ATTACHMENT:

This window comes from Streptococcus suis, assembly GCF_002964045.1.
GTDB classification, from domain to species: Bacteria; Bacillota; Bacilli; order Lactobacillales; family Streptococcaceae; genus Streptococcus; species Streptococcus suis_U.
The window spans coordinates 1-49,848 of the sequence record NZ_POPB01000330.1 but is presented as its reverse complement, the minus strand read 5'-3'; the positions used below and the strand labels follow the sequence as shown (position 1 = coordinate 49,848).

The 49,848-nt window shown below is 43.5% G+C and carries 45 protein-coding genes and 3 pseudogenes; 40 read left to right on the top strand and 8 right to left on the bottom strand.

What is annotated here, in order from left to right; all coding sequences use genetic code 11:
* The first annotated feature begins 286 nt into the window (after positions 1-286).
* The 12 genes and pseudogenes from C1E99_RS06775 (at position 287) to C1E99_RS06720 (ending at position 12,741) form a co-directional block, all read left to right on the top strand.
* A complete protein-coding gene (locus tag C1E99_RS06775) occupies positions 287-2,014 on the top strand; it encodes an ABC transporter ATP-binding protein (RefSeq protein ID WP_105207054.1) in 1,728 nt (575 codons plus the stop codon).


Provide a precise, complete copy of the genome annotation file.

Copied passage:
This window comes from Streptococcus suis, assembly GCF_002964045.1.
GTDB classification, from domain to species: Bacteria; Bacillota; Bacilli; order Lactobacillales; family Streptococcaceae; genus Streptococcus; species Streptococcus suis_U.
The window spans coordinates 1-49,848 of the sequence record NZ_POPB01000330.1 but is presented as its reverse complement, the minus strand read 5'-3'; the positions used below and the strand labels follow the sequence as shown (position 1 = coordinate 49,848).

The 49,848-nt window shown below is 43.5% G+C and carries 45 protein-coding genes and 3 pseudogenes; 40 read left to right on the top strand and 8 right to left on the bottom strand.

What is annotated here, in order from left to right; all coding sequences use genetic code 11:
* The first annotated feature begins 286 nt into the window (after positions 1-286).
* The 12 genes and pseudogenes from C1E99_RS06775 (at position 287) to C1E99_RS06720 (ending at position 12,741) form a co-directional block, all read left to right on the top strand.
* A complete protein-coding gene (locus tag C1E99_RS06775) occupies positions 287-2,014 on the top strand; it encodes an ABC transporter ATP-binding protein (RefSeq protein ID WP_105207054.1) in 1,728 nt (575 codons plus the stop codon).